WYDOT receives $14.5M grant for wildlife crossing project

WYDOT receives $14.5M grant for wildlife crossing project

Antelope Crossing

Antelope cross a wildlife overpass near Daniel in November 2012. The state has received a $14.5 million federal grant for a wildlife crossing project in southwest Wyoming.

The Wyoming Department of Transportation will receive a $14.5 million federal grant from the U.S Department of Transportation for the Dry Piney wildlife crossing project north of La Barge in southwest Wyoming, the governor’s office announced Thursday.

The grant will be used for underpasses, fencing and other improvements along a 19-mile stretch of U.S. 189 between La Barge and Big Piney, according to the announcement.

“Wyoming has demonstrated leadership in protecting wildlife as they migrate,” Gov. Mark Gordon said in the news release. “Similar efforts the state has engaged in have not only benefited wildlife, but saved motorists as well. Projects like this one draw national attention to our state’s efforts to support wildlife health, and also open the door for federal funding of similar projects.”

The improvements will make things safer for drivers while helping wildlife use historic migration routes.

The Wyoming Range mule deer herd will be affected, as well as pronghorn and moose.

Reducing the number of carcasses on the road will also improve worker safety, the release stated.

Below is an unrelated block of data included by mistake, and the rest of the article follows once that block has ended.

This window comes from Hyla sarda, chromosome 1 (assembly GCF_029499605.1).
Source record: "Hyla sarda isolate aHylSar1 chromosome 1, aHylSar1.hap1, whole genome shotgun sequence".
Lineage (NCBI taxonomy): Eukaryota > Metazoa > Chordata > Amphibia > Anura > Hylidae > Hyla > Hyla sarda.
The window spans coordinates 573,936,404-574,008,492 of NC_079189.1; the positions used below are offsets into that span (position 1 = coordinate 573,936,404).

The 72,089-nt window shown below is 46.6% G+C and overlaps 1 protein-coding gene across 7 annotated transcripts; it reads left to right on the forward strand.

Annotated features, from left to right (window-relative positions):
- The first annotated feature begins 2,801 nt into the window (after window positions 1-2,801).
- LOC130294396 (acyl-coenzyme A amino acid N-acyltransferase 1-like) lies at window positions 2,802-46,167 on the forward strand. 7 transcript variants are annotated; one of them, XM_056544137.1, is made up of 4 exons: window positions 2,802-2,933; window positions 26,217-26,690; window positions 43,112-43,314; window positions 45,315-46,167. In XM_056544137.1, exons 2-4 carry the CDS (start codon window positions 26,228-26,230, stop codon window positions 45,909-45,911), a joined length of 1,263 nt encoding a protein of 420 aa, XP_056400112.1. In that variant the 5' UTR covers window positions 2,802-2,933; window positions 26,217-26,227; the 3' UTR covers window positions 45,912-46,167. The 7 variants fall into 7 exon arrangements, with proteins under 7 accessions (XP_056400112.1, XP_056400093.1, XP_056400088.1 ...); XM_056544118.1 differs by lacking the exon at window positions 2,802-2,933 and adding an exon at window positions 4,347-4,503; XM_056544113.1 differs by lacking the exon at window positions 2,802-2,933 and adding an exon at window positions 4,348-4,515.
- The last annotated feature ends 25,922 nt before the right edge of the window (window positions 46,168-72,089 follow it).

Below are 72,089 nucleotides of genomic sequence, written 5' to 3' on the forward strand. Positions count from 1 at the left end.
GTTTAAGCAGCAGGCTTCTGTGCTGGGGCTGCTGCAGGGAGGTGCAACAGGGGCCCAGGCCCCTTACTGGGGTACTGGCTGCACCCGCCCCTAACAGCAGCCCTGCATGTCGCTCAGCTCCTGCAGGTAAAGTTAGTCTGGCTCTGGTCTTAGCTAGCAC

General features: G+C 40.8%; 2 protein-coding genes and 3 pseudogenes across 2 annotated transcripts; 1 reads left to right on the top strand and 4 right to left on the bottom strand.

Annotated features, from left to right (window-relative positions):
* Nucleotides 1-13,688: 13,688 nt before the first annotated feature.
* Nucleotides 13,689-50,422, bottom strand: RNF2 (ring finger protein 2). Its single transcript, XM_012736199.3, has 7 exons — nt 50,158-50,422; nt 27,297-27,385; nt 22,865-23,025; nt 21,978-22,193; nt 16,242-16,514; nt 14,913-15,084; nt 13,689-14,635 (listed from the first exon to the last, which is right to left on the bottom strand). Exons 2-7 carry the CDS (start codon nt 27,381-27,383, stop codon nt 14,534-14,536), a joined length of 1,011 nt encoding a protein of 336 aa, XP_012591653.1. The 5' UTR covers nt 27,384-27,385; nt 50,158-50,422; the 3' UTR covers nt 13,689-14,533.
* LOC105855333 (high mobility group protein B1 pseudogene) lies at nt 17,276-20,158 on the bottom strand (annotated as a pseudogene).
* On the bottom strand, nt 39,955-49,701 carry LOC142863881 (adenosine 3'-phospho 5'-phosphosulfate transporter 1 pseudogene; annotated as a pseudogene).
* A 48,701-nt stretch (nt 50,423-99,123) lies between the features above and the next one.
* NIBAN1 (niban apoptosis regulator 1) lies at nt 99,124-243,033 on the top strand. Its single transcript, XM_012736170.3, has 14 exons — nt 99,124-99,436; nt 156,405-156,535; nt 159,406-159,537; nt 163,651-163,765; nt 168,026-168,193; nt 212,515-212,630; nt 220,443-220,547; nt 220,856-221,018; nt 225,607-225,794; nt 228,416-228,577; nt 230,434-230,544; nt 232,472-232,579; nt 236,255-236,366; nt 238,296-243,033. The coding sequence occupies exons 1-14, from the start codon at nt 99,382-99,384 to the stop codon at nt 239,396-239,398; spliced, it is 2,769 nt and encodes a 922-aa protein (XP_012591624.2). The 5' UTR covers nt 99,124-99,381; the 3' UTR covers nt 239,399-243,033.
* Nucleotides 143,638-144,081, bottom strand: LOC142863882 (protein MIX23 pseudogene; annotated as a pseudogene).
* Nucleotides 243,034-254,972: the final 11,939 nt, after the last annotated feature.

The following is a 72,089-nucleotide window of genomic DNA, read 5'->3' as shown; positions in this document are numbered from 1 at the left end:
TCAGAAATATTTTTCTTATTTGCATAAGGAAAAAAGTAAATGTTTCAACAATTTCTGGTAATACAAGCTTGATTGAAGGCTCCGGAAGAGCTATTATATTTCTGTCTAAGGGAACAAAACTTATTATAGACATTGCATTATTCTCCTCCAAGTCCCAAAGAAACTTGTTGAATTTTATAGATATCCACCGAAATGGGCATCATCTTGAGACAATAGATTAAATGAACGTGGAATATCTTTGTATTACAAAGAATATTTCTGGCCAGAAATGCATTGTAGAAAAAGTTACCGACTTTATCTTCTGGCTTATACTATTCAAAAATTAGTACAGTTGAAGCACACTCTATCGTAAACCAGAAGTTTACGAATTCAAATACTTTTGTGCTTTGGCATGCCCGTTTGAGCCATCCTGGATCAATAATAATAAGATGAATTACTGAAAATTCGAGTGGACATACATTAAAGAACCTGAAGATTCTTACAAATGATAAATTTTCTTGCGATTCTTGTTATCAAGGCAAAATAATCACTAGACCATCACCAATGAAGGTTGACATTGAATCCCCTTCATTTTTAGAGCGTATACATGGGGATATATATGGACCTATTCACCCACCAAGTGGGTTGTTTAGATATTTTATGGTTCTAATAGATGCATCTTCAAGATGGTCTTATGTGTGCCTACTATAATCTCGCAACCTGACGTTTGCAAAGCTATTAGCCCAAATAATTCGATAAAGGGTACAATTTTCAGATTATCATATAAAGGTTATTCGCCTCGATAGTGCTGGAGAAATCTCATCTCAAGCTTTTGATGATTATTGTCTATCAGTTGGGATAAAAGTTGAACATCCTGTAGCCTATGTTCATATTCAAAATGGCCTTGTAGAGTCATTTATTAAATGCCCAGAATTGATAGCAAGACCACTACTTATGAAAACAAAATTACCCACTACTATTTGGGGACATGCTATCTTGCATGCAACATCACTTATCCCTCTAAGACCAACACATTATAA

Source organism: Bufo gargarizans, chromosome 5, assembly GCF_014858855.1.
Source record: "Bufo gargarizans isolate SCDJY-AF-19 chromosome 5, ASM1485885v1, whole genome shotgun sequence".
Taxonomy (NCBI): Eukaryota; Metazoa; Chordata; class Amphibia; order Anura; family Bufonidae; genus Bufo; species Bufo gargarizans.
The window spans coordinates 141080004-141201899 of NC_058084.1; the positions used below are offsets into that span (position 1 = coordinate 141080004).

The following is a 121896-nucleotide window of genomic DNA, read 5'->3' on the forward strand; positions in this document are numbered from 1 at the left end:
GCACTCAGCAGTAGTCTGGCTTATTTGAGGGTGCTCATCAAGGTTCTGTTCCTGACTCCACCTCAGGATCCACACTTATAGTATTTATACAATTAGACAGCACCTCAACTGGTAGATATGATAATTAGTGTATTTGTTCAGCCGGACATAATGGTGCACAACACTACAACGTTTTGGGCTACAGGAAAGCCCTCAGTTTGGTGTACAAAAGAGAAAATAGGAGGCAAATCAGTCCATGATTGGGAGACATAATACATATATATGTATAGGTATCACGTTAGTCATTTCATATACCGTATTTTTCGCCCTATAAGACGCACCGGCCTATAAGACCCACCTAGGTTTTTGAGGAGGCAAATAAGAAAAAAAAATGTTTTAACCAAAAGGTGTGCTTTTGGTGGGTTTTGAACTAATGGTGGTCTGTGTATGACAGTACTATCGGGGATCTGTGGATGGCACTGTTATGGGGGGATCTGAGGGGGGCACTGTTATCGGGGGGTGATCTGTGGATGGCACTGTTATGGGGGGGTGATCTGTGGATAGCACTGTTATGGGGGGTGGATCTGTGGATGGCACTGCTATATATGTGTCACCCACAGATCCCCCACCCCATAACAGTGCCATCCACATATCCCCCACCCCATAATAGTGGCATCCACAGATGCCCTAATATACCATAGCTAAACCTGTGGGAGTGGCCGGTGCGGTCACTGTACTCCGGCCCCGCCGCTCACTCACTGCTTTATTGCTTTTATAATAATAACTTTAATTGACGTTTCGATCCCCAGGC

“This grant will enable us to continue our work on the Dry Piney project, which will help us reduce vehicle-wildlife collisions on our roads,” WYDOT Director Luke Reiner said in the announcement. “This project is important to Wyoming because it will improve highway safety for all.”

Added Brian Nesvik, director of the Wyoming Game and Fish Department: “Wildlife is valuable to Wyoming, and this project is an investment that helps preserve the historic migration of many big game species. Underpasses, coupled with fencing, can reduce crashes by 80-90 percent and ensure animals can safely cross roads to get to seasonal ranges.”

The total cost of the project is expected to be between $12 and $36.5 million.

“This funding will help us keep Wyoming’s roads safer for everyone,” WYDOT Chief Engineer Shelby Carlson said in a statement. “WYDOT, the Wyoming Game and Fish Department and other stakeholders have been studying this issue and have identified several areas in the state where improvements need to be made. Dry Piney is one of those areas and this grant will help us make those vital improvements.”

The Wyoming Transportation Commission and the Wyoming Game and Fish Commission have both contributed $1.25 million toward the project.

A Casper-area family recently donated $25,000 toward wildlife-vehicle collision mitigation, and the department will receive other funding for wildlife conservation projects, it said.


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